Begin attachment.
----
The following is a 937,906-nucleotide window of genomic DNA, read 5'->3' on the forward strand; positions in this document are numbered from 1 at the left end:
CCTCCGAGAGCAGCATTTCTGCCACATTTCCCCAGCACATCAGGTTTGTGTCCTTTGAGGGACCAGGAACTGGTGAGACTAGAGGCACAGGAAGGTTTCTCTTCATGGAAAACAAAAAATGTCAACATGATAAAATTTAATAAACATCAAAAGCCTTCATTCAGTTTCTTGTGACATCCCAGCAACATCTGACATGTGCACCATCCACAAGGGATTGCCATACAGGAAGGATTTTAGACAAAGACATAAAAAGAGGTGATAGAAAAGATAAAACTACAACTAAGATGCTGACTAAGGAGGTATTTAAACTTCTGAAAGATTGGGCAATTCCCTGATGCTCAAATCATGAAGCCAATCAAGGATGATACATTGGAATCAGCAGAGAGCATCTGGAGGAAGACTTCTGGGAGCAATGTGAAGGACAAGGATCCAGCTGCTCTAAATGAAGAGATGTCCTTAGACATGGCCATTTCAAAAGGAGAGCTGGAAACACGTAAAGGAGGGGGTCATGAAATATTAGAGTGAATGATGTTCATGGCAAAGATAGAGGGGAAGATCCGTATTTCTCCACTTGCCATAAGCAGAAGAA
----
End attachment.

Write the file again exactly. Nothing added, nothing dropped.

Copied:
The following is a 937,906-nucleotide window of genomic DNA, read 5'->3' on the forward strand; positions in this document are numbered from 1 at the left end:
CCTCCGAGAGCAGCATTTCTGCCACATTTCCCCAGCACATCAGGTTTGTGTCCTTTGAGGGACCAGGAACTGGTGAGACTAGAGGCACAGGAAGGTTTCTCTTCATGGAAAACAAAAAATGTCAACATGATAAAATTTAATAAACATCAAAAGCCTTCATTCAGTTTCTTGTGACATCCCAGCAACATCTGACATGTGCACCATCCACAAGGGATTGCCATACAGGAAGGATTTTAGACAAAGACATAAAAAGAGGTGATAGAAAAGATAAAACTACAACTAAGATGCTGACTAAGGAGGTATTTAAACTTCTGAAAGATTGGGCAATTCCCTGATGCTCAAATCATGAAGCCAATCAAGGATGATACATTGGAATCAGCAGAGAGCATCTGGAGGAAGACTTCTGGGAGCAATGTGAAGGACAAGGATCCAGCTGCTCTAAATGAAGAGATGTCCTTAGACATGGCCATTTCAAAAGGAGAGCTGGAAACACGTAAAGGAGGGGGTCATGAAATATTAGAGTGAATGATGTTCATGGCAAAGATAGAGGGGAAGATCCGTATTTCTCCACTTGCCATAAGCAGAAGAA